Luisen-Kino in Berlin/Germany

The cinema Luisen-Kino was situated on Wiener Strasse 11 in Berlin-Kreuzberg and was open from 1907 to 1921. The house is still standing, the rooms are using today for a restaurant. 
As written on Kinowiki, the cinema had about 115 seats.
The postcard is modern, still using an old photo. I'm not sure if the photo is really from 1910 as written on the postcard. In my opinion, the word "Kino" is used later. But nevertheless it is very interesting with the crowd of children. Nearly all boys wear sailor suits, some girls a hat. It would be fascinating knowing the film they all want to see.
I got this postcard via Postcrossing. Vielen Dank, Petra!


Lichtspiel in Bern/Switzerland

Lichtspiel in Bern is not only a cinema - it is a house full of films. It has located since 2012 in a former factory (built in 1890) and it is now as Kinemathek Bern a center for Swiss film.
I got these intersting postcards with swap via  Postcrossing from Franziska. Sometimes she's working at Lichtspiel.


Apollo Service Kino in Altena/Germany

Altena is a town in West Germany with about 17,000 inhabitants. It is famous for its castle, where the world's first youth hostel was established inside the castle in 1912.
Another famous building and listed monument has used as a cinema since 1924, today known as Apollo Service-Kino. Originally the house was built as a silversmith in 1901 in the middle of the street, later used as an inn. 
The cinema is famous for high quality of entertainment and service. The management won in 2002 and 2003 the German Cinema Manager Award for extraordinary marketing campaigns on films. Cinema de Luxe.
I got this postcard via postcrossing from Conny. She loves herself this little cinema island with its good old cinema feeling. The postcard was painted by cinema's owner Nicole Güldner.
Danke, Conny, für die Postkarte!

La Clef in Paris/France

It is a sad postcard - the cinema La Clef in Paris was closed in April 2018. 
The Clef was part of the network of independent Parisian Cinemas (CIP), composed of the Grand Action, Max Linder, Ursulines, etc. - many places of cinema that contribute to make Paris the film capital of the world.
The cinema was opened in the 1969 with three halls with 226, 83 and 81 seats. The name and sign La Clef - The Key comes from the locatio at the intersection of rue Daubenton and rue de la Clef . A good name for a neighborhood cinema. Later the house had only two halls and was used for exhibitions and events. Look at salles-cinemas.com for more information and pictures.


Cinéma Opéra in Reims/France

The Cinéma Opéra was built in 1922, and was designed by architect Émile Thion & Marcel Rousseau in an Art Nouveau style. It was a single screen cinema with seating for 1,500 in orchestra & balcony levels. The rue Thillois façade has been inscribed since 1981 in the Supplementary Inventory of Historic Monuments.
In 1981 Cinéma Opéra was subdivided into six halls with total of 1366 seats. The entrance - showing at the postcard - has been reversed to the rear of the building at 3 rue Théodor Dubois, using the former stage as a foyer.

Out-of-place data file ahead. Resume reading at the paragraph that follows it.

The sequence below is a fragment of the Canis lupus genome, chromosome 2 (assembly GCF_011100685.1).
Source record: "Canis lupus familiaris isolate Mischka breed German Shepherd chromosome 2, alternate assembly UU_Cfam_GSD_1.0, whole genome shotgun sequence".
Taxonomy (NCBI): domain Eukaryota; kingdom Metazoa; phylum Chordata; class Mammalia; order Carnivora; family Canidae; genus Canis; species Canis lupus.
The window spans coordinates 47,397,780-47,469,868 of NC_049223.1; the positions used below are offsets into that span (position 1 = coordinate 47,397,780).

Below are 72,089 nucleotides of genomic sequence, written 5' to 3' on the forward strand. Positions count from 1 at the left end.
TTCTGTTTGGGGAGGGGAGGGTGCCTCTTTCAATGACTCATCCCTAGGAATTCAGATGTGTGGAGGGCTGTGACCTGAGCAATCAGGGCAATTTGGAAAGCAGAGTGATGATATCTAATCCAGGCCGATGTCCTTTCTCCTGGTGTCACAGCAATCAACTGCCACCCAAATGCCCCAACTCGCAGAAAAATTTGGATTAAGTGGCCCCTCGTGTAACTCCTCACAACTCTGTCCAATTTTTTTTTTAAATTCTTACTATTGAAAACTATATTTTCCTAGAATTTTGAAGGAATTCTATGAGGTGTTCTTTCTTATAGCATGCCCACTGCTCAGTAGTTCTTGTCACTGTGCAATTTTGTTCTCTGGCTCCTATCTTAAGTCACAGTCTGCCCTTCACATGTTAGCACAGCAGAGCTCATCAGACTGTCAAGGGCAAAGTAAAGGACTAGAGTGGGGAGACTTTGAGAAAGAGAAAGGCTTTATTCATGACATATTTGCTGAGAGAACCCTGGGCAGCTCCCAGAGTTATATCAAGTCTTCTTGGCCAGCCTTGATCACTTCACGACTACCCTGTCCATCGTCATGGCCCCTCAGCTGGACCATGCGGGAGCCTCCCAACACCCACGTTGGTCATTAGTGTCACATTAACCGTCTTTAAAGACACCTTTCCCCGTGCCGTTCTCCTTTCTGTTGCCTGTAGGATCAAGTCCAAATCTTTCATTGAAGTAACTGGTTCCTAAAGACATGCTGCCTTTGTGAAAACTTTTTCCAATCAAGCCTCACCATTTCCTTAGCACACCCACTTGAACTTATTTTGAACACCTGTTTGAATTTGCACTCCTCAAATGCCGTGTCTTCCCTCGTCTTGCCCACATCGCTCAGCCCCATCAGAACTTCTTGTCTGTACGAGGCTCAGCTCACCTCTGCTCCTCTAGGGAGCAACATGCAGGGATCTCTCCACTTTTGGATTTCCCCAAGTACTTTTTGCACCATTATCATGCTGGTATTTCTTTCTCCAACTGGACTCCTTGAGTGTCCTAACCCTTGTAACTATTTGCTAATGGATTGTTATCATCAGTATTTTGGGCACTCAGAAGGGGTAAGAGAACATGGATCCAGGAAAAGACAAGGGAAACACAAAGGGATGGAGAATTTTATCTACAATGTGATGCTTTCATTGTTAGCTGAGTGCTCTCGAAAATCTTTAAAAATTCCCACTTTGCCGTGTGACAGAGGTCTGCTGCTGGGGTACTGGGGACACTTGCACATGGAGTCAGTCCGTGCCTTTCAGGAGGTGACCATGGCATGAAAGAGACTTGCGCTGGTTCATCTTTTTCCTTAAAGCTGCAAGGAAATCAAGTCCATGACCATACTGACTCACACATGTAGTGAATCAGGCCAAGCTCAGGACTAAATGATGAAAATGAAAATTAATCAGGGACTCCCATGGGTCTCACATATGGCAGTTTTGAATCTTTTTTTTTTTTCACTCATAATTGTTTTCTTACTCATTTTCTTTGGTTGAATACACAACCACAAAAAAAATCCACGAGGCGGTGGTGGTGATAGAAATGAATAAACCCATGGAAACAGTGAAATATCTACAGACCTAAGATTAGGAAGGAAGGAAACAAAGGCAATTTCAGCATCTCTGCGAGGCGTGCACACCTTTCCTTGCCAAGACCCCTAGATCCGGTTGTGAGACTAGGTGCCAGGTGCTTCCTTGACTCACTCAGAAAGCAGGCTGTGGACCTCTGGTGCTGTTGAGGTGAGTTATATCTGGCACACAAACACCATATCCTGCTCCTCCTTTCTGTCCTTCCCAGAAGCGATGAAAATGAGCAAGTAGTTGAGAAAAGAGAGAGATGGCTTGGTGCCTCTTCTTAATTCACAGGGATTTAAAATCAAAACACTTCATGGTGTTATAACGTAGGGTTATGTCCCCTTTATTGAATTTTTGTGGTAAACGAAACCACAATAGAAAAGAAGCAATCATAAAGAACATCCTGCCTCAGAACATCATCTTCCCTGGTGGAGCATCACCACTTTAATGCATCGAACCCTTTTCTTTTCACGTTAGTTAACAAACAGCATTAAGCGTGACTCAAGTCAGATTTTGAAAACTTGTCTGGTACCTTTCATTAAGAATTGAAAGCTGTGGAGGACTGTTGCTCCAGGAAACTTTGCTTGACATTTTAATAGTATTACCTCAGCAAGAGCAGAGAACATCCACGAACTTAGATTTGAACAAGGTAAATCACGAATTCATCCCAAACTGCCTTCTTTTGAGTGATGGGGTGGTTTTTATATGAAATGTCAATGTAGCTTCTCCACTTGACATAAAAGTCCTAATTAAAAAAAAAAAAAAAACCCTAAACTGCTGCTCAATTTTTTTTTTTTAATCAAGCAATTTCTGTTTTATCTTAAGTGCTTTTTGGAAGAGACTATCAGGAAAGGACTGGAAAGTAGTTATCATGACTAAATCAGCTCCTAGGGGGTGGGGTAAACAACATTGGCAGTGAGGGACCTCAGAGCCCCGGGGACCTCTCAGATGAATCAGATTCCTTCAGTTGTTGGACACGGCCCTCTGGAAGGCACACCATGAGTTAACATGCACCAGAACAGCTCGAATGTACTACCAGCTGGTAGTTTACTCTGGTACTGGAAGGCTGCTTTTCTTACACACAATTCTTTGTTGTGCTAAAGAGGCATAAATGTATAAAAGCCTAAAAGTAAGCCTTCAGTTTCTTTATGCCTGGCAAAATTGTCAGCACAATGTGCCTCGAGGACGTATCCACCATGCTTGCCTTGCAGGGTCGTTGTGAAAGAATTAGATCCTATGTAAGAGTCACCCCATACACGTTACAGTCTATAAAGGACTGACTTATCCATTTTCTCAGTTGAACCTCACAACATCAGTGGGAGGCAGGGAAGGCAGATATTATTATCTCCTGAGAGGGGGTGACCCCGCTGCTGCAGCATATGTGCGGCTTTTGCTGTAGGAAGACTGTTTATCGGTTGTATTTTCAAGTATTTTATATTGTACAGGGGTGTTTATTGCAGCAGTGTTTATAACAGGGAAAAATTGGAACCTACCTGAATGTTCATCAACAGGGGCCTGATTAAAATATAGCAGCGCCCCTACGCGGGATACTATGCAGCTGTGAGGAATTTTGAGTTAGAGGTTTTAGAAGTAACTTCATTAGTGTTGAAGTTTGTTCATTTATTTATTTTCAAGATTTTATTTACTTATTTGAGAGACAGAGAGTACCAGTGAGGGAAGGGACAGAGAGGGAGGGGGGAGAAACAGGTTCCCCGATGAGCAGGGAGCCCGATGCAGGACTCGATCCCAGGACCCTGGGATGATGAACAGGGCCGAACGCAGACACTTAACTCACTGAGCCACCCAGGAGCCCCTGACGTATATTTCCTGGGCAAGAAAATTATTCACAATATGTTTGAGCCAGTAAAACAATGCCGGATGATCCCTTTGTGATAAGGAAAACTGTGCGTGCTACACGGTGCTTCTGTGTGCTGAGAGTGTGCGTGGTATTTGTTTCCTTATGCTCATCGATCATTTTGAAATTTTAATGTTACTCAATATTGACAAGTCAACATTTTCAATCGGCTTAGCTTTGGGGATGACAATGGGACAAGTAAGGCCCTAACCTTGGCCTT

At wikipedia is written: The current cinema is destined for partial demolition with preservation of the listed facade to move, in 2018, the place Drouet Erlon, to create a larger and more modern multiplex of 11 rooms and 1600 seats. The Théodore Dubois building will be replaced by an apartment building.
The postcard is an ad card for the movies on last days of 2004, among them The Incredibles.
The photo from the cinema is taken in autumn 2004. You can see posters from Brodeuses, Un  long dimanche de fiançailles, 2046, Genesis.
Merci, Aldo, pour la carte postale! 


Le Balzac in Paris/France

Le Balzac is a cinema in Paris, opened on 6th May1935 on 1 rue Balzac (8th arrondissement). Naming after the great French poet Honoré de Balzac (1799-1850) there is the idea of a cinema "like a literary salon, where people can discuss and imagine changes in society". These words are from
Jean-Jacques Schpoliansky, the director of this cinema since 1970. 
The cinema shows above all independent arthouse movies.
On salles-cinema.com you can find more information about this art temple and an interview with Jean-Jacques Schpoliansky (in French).
I got this postcard via Postcrossing swap from Aldo. It was drawn by Francois Avril, in honor of Jean-Jacques Schpoliansky voted in 2002 to best operator of the year by Le Film français. I love this winter scene with so many people they want to enjoy a good movie (In the mood of love by Wong Kar-Wei is posted), some good hours in a friendly atmosphere.
Merci Aldo!


KIF in Dresden/Germany

KIF cinema dresden postcard

On Sunday I was in cinema and I was very lucky finding this postcard. KIF - means Kino in der Fabrik.
The house was built in 1950 as a factory for tool engeneering. In 1990, the factory was closed - like many others in East Germany. From 1993 till 2005 here played a theater called TIF (Theater in der Fabrik). And on 16th March 2006 the cinema started after reconstruction work.
The cinema isn't big, it has three halls: Hall K with 158 seats, hall I with 101 seats and hall F with 49 seats and the so-called Black Salon for special events, among them Junk Room - Do You Know Cinema? (Together with friends, I won the very first of many Junk Rooms.)